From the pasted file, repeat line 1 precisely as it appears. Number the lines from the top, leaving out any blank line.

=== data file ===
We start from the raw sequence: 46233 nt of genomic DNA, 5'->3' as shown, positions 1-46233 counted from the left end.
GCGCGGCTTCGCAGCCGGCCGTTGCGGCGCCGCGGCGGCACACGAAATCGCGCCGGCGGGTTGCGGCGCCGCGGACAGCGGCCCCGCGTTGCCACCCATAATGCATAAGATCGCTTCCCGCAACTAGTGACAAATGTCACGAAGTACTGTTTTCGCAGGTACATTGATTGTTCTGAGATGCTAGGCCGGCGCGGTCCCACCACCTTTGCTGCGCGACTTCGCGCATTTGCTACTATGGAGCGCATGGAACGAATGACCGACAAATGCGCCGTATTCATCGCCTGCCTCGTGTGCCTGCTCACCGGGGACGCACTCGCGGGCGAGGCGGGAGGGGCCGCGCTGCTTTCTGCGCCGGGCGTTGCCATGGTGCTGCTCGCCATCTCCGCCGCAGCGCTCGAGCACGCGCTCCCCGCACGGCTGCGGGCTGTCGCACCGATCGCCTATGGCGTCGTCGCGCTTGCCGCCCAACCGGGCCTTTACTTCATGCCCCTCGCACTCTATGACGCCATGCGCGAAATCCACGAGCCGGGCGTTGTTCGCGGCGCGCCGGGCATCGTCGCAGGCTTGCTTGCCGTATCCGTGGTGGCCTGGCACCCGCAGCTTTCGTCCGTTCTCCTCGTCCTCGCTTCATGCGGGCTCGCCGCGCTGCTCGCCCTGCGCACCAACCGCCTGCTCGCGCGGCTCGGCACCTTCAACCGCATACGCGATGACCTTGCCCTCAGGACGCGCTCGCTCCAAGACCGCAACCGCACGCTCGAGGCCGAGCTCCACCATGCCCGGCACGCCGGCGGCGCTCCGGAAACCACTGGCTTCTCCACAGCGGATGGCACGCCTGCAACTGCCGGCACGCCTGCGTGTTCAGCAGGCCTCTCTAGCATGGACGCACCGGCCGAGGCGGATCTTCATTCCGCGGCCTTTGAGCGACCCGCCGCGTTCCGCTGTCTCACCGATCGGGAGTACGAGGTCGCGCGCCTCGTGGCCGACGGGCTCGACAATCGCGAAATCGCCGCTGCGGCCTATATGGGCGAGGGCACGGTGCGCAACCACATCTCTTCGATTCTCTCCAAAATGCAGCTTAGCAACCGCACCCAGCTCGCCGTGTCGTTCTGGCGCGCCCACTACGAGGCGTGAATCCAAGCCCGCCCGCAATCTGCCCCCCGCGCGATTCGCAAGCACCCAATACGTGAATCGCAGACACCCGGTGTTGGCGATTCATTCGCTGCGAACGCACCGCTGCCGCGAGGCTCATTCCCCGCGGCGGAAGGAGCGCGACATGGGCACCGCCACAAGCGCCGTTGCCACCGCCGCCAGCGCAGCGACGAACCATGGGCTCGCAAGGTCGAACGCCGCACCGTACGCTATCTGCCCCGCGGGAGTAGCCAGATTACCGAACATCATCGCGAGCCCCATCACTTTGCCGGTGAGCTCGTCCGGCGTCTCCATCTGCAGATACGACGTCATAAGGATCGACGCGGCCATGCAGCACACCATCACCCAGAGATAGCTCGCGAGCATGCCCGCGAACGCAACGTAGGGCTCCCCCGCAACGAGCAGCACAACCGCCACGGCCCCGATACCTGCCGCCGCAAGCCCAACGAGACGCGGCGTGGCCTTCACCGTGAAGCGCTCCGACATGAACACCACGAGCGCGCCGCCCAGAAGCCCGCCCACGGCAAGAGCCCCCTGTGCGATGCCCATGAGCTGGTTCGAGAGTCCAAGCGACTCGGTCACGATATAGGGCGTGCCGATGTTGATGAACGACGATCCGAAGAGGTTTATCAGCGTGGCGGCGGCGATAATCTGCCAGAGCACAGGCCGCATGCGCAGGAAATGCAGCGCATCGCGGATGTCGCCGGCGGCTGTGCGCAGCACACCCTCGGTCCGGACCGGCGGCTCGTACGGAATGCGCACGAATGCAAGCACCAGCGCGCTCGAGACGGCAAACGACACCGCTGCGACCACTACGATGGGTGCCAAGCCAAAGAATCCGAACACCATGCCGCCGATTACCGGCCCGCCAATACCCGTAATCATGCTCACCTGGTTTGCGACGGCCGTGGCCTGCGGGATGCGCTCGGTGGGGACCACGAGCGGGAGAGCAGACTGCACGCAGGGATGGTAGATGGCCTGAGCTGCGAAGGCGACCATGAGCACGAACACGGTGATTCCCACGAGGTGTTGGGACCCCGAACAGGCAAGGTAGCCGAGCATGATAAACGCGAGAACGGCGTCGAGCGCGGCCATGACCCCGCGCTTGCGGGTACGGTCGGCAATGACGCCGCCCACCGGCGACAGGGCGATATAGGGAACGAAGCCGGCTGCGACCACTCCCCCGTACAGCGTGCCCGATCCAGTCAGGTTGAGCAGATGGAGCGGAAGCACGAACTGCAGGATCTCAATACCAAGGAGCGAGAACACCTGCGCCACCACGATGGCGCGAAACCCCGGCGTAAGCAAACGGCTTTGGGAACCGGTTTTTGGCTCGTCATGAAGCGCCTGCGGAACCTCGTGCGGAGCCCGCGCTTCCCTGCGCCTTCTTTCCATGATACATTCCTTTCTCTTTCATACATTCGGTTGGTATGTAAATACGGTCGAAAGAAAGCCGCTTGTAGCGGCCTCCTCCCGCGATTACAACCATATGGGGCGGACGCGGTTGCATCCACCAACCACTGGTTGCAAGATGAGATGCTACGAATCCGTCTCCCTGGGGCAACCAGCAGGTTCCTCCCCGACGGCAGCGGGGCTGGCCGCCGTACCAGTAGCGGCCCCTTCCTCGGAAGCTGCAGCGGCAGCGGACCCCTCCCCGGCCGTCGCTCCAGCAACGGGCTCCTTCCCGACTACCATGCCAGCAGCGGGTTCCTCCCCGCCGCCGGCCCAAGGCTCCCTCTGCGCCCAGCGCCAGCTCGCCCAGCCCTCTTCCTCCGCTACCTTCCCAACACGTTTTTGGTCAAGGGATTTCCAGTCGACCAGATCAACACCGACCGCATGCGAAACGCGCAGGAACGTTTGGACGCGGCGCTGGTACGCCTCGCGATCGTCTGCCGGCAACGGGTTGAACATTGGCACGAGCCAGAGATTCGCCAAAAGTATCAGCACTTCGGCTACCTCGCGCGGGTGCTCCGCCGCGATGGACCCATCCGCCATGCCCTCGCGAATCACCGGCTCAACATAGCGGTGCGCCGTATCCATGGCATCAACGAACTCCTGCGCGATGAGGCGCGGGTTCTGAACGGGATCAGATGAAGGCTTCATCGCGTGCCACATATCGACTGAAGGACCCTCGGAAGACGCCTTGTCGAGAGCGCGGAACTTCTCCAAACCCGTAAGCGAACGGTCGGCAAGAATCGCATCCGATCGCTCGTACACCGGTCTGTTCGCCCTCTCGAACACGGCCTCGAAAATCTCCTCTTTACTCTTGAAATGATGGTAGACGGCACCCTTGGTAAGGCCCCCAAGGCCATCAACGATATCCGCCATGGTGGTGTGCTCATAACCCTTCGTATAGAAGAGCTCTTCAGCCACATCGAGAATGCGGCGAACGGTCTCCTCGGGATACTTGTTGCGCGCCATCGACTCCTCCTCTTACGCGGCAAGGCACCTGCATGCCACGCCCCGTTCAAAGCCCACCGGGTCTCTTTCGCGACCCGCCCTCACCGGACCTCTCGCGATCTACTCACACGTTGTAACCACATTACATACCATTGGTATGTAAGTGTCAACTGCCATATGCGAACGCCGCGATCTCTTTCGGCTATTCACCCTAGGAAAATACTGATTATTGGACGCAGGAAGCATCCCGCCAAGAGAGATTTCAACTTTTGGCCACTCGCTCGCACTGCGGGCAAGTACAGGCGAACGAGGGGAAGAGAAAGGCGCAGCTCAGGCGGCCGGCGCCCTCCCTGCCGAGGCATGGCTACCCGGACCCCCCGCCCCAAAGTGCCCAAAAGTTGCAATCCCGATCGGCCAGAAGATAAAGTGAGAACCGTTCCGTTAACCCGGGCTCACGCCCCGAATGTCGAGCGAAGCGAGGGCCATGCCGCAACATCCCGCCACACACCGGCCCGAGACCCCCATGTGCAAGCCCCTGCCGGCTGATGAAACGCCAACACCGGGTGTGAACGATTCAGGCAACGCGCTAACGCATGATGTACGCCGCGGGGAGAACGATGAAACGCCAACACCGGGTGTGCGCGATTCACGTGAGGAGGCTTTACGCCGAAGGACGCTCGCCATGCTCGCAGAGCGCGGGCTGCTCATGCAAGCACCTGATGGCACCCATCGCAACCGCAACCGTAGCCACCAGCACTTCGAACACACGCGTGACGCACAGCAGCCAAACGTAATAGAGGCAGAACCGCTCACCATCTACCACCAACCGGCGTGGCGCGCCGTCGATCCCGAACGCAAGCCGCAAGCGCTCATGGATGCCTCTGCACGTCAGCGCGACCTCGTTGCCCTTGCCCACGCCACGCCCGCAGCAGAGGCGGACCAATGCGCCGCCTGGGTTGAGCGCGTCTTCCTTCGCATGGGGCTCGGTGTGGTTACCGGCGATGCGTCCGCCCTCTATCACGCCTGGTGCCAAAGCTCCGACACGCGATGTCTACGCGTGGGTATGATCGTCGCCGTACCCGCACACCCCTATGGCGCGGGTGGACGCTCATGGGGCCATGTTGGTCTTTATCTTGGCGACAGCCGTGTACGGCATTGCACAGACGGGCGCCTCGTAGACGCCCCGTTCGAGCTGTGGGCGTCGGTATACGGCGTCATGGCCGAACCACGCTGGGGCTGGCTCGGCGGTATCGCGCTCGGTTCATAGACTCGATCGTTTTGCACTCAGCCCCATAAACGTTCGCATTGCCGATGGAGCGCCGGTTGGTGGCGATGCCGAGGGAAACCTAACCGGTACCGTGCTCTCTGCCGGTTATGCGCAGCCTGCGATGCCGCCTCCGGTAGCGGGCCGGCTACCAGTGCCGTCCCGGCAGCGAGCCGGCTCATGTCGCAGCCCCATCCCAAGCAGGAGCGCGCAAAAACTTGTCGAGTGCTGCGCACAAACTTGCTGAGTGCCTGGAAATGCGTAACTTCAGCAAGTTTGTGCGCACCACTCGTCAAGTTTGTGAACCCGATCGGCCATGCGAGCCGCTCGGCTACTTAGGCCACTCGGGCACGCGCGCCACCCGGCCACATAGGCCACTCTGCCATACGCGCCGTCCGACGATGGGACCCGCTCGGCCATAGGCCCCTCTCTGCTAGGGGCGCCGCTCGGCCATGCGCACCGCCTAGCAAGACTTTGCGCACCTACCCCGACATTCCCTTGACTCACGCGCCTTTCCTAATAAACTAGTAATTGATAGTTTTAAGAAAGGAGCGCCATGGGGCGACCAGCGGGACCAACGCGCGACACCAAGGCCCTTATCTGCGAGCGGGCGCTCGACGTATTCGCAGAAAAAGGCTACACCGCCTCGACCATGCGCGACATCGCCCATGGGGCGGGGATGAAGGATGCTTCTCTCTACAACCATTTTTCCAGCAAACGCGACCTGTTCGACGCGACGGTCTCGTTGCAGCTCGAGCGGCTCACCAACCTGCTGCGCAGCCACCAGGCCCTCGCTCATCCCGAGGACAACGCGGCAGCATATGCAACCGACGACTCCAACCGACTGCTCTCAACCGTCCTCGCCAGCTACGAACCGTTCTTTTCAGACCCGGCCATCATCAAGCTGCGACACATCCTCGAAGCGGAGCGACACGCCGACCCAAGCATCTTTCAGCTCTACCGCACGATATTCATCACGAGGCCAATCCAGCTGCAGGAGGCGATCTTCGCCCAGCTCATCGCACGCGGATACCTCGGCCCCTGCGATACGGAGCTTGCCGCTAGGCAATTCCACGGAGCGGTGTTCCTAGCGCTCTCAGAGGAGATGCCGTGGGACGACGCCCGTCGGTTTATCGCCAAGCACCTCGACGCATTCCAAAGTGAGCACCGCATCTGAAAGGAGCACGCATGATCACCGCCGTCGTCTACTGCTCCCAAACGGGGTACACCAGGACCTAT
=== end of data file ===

We start from the raw sequence: 46233 nt of genomic DNA, 5'->3' as shown, positions 1-46233 counted from the left end.